by Scott Latham
Among God’s greatest blessings for us as Christians is the responsibility and privilege to share the good news of Jesus Christ with others. The Word is not specific as to how we go or when, it simply commands us to go and to teach the truth.
In Matt. 28:19-20, we read the familiar and often-quoted passage, “Go therefore and make disciples of all nations, baptizing them in the name of the Father and of the Son and of the Holy Spirit, teaching them to observe all that I have commanded you. And behold, I am with you always, to the end of the age.”
For many in the Church today, the word “go” is quickly followed by the question, “So where do I begin?” For varying reasons, we are often reluctant to begin a conversation about religion. It may be that we fear offending people, we may fear being slighted, or perhaps we’re reluctant because we feel unprepared to talk about religion and about God’s plan for our lives.
It’s true that many people in today’s fast paced world are simply not focused on spirituality. Instead, our daily schedules are filled with work or school, in rearing children, in trying to get ahead financially, and certainly—often in a large way—social media. Today’s society seems filled with people whose constant question about most things is, “What’s in it for me?”
As Christians, it should be our desire to help others see that God has a plan for their lives. However, preparing ones self to go and teach is no small task. To be effective as teachers, we must first know the Word, and we must be able to relate in some way to those with whom we study. Through prayer, patience and persuasion, we can lead others to the truth.
As such, the first step for each of us as Christians—whether single or married, young or old—is to prepare ourselves to teach. Obeying this command is paramount as we seek to serve our Lord.
Elders and leaders in local congregations of the Church are wise to plan, encourage and monitor the effectiveness of such evangelistic outreach efforts. Despite its size, local congregations can effectively help prepare members to go and teach the Word.
An excellent program congregations can use is The Fishers of Men program, a personal evangelism course designed to prepare Christians to teach God’s Word to others. Generally taught in a group setting over a twelve-week period, the course is an excellent tool that many congregations across the country are turning to for instructing Christians on useful methods of teaching and influencing others.
The course is specifically designed to bolster a Christian’s confidence and effectiveness in one-on-one teaching of the Gospel. Each of the principles and methods taught in the course are quite effective. Utilizing a dozen or more Search For Truth lessons, students are guided through course topics, which according to the Fishers of Men program outline, includes:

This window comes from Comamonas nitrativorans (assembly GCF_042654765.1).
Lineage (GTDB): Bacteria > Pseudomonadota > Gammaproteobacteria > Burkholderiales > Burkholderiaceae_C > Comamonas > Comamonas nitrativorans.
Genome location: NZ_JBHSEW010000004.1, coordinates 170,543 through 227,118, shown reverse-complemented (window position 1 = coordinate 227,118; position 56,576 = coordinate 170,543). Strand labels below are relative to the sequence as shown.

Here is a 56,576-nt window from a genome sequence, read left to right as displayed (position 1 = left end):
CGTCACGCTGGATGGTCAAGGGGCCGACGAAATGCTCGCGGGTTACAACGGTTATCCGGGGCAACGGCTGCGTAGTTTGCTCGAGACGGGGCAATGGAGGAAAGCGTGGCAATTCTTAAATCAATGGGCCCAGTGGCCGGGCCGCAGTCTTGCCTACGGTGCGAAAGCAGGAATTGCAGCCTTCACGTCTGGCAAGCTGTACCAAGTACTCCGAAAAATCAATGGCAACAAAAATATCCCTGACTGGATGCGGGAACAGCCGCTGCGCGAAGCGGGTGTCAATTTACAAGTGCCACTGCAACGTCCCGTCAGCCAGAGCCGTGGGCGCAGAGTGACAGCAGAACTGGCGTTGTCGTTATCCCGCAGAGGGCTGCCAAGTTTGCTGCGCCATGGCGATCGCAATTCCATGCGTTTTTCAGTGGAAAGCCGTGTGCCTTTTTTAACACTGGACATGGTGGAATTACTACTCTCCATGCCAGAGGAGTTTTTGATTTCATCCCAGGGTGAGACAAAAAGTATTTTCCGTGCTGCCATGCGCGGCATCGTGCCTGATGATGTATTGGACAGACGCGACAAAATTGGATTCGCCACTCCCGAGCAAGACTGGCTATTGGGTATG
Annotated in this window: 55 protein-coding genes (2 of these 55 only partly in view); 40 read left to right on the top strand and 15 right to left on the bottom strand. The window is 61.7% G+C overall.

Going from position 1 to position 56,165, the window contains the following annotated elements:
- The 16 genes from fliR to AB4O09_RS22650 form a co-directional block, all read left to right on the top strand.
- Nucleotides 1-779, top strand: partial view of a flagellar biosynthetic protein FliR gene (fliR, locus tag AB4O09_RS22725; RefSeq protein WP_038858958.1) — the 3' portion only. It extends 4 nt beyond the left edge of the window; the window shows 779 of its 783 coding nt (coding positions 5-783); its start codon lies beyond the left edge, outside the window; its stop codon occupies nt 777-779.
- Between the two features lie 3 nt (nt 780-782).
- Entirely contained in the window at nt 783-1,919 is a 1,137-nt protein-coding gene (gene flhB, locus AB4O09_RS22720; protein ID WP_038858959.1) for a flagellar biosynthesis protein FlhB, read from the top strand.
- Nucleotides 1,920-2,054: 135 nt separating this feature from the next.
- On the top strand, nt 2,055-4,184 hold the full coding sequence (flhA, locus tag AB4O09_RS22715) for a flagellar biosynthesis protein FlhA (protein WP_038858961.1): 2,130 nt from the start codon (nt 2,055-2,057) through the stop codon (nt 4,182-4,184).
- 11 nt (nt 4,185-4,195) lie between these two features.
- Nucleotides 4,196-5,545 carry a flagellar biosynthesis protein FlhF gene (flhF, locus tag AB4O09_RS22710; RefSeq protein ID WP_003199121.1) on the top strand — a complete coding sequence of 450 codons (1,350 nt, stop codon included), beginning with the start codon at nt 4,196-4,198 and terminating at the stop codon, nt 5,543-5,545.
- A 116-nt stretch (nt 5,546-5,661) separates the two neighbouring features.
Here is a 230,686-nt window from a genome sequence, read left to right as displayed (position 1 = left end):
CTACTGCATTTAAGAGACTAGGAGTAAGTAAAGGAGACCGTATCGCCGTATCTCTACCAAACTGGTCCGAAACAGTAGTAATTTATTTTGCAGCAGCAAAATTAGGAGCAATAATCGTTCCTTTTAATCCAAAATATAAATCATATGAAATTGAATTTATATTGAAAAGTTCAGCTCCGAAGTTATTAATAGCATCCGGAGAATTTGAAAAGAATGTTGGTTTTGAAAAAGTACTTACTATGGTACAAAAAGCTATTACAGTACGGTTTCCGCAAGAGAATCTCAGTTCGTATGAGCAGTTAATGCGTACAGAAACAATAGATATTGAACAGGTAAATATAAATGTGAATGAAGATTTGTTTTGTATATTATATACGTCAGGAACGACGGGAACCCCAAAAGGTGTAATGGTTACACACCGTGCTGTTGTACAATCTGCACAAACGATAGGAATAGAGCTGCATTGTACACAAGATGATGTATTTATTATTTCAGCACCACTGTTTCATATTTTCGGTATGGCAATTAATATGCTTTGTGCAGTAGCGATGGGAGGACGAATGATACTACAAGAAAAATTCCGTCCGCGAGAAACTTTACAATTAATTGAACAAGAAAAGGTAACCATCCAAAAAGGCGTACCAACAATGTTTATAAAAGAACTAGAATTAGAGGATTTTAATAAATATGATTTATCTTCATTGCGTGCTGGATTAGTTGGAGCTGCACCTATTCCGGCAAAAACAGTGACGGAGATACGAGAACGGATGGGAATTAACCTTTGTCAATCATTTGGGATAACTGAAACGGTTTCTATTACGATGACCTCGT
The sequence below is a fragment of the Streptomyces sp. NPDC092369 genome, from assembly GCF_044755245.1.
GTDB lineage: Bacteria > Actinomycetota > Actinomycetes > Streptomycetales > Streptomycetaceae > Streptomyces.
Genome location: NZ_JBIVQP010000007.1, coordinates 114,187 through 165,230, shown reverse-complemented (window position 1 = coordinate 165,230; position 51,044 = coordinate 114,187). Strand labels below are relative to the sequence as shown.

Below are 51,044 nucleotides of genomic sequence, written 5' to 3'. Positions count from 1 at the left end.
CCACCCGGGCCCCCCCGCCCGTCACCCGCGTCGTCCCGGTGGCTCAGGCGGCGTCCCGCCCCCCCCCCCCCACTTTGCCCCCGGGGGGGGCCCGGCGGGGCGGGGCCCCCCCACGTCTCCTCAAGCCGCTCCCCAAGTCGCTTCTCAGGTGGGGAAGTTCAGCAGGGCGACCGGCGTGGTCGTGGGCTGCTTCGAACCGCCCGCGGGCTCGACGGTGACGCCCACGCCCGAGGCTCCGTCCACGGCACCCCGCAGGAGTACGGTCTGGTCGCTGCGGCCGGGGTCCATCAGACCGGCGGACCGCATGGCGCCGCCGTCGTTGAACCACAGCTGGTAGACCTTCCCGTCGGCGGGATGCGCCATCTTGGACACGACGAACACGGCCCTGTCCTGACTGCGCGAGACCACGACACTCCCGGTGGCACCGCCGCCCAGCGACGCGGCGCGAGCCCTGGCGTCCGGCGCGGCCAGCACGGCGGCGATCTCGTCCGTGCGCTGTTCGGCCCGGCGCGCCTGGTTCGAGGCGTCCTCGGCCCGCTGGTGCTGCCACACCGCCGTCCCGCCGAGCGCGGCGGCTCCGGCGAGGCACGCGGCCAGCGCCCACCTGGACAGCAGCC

- Discovering and developing one’s interest in home Bible study
- Assessing the “heart condition” of prospects
- How and where to get definite appointments for home Bible study
- Dealing with questions and objections
- Teaching effectively
- Creating Godly sorrow
- Persuading scripturally
During the course, program participants will actually complete the Search For Truth lessons that will be used later in teaching others, and have the option of conducting Bible studies with Christians or non-members as part of the course. In addition, role-playing is included in class, which is helpful in learning what to anticipate in studying with others. By learning the material, along with tried and true methods of teaching, those completing the class can expect to be well prepared to go and teach.
Program instructors may be either individuals who have successfully completed the Fishers of Men program in the past, or a full time instructor of the course who conducts classes for congregations. At the University congregation in Montgomery, Alabama where I am a member, we have utilized both. Kyle Massengale of Madison, Alabama taught our initial class, held in the fall of 2000. At that time, Kyle was a member of the nearby Dalraida congregation in Montgomery where the class h ed earlier that year. Since that time, Ron Maynard, who serves as a full-time instructor with Fishers of Men, has taught three additional courses for us with the assistance of his wife, Louise, who helps by coordinating and organizing paperwork. The Maynards, along with other full-time instructors, teach in congregations across the country and also overseas, raising their own financial support. In doing so, these instructors are able to provide the classes and the materials at no cost to the individuals enrolled or the congregations.
Over 150 Christians have enrolled in the four classes offered in our congregation over the past eleven years. The youngest participant I recall was a sixth grader, and the oldest exceeded eighty years of age. In addition to the two-and-one-half hour class commitment one night per week, participants commit to approximately one hour of homework each night consisting of Bible reading along with questions-and-answers. The material, which may be viewed on their website at http://www.fishersofmen.net, is simple, straightforward and easy to use.
Strengthening the faithful and helping to bring lost souls to Christ must be the mission of each Christian. The Fishers of Men program is effective in the Lord’s Church because it prepares Christians to fulfill our God given responsibility and privilege of teaching Biblical truths to those around us.
For additional information on the Fishers of Men program, contact Ron Maynard by calling or texting him at 612-963-2808, or by email at email@example.com.
Scott Latham is an elder of the University Church of Christ in Montgomery, Alabama, and has worked closely with the Fishers of Men program for several years. He can be reached at firstname.lastname@example.org.